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Vision works when we receive the reflected wavelength of white light from a particular object. There is a single angle of reflection depends upon the light's incidence angle. If so, how can many people could possibly see the same object unless they stood in the path of reflected wavelength?

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closed as off-topic by Carl Witthoft, user36790, John Rennie, Daniel Griscom, Gert Jan 5 '16 at 2:24

  • This question does not appear to be about physics within the scope defined in the help center.
If this question can be reworded to fit the rules in the help center, please edit the question.

  • $\begingroup$ A visible object has to have a contrast to its environment. While objects either emit light on their own or reflect light, that alone is not enough for proper visibility. If the emitted or reflected light is of the same color and pattern as the background, even a well lit object can very well be invisible. This is actually an ongoing physical research topic about optical cloaks which deflect light from the background around an object. While I know that this is not what you are asking, I wanted to point out that the visibility question is more complicated than surface reflections. $\endgroup$ – CuriousOne Jan 4 '16 at 12:11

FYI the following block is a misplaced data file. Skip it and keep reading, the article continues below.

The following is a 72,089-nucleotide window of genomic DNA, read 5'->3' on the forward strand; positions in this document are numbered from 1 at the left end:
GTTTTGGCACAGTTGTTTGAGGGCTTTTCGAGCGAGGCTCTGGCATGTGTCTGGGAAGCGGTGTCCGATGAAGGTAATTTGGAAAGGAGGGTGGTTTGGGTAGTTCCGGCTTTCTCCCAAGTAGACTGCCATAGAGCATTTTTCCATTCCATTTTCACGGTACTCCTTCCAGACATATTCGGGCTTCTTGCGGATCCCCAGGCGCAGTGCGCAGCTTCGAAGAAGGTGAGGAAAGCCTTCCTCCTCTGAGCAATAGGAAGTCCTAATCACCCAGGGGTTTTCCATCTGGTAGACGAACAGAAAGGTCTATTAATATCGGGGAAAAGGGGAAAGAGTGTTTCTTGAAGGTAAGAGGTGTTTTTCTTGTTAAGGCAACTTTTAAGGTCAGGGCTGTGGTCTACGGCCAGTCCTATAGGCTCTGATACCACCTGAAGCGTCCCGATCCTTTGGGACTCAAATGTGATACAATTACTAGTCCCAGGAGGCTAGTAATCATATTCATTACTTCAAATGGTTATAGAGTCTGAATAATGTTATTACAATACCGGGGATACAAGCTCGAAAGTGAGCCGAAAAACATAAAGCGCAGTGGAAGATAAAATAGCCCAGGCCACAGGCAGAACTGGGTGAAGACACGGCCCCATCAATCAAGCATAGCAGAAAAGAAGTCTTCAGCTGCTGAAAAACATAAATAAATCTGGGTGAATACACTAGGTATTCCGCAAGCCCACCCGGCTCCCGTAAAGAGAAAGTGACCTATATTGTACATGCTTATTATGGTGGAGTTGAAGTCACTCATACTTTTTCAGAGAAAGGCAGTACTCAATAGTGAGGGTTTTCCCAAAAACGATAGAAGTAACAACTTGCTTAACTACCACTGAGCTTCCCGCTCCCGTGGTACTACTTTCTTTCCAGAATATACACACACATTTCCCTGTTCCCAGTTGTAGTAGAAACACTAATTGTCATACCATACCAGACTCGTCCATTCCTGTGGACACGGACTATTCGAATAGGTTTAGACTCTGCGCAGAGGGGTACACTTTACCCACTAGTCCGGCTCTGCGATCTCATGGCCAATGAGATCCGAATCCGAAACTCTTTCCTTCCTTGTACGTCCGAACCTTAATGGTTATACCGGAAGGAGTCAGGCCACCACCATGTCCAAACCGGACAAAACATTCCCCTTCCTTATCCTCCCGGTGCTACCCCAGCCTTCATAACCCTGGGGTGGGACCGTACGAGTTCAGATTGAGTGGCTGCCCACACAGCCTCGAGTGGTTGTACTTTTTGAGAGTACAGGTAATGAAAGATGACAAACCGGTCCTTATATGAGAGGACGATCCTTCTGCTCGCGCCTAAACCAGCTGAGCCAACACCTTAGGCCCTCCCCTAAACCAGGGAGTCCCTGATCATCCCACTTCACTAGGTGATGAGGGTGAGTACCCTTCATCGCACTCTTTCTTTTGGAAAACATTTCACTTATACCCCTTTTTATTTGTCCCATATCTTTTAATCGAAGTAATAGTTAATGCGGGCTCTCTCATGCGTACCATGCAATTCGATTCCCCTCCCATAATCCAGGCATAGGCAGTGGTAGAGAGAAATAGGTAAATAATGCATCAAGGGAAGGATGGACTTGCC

• $\begingroup$ Good place to start. $\endgroup$ – Mike Dunlavey Jan 4 '16 at 12:27
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    $\begingroup$ This is completely wrong. Read about, for one example, Bidirectional Reflectance Distribution Function. $\endgroup$ – Carl Witthoft Jan 4 '16 at 12:46
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    $\begingroup$ I'm voting to close this question as off-topic because its assumptions are completely wrong. $\endgroup$ – Carl Witthoft Jan 4 '16 at 12:46
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    $\begingroup$ Because there are lots of photons? $\endgroup$ – Kyle Kanos Jan 4 '16 at 18:15
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There is generally not a single angle of reflection. You get a single angle only for perfectly smooth surfaces, and even that is an idealization. There are no perfectly smooth surfaces. This type of reflection is called specular.

Generally, when light hits an object it is reflected in all directions, due to the fact that no surface is perfect. The extreme case of this is called diffuse reflection.

Most cases are somewhere in between. A good example is a polished floor. Everyone can see the floor, but you can also see a faint reflection of the light fixtures in the ceiling. The reflection in that case is partly diffuse, partly specular. In the extreme (and idealized) case of perfectly diffuse reflection (also called Lambertian) from a floor, you would not be able to see an image of the ceiling light fixtures.

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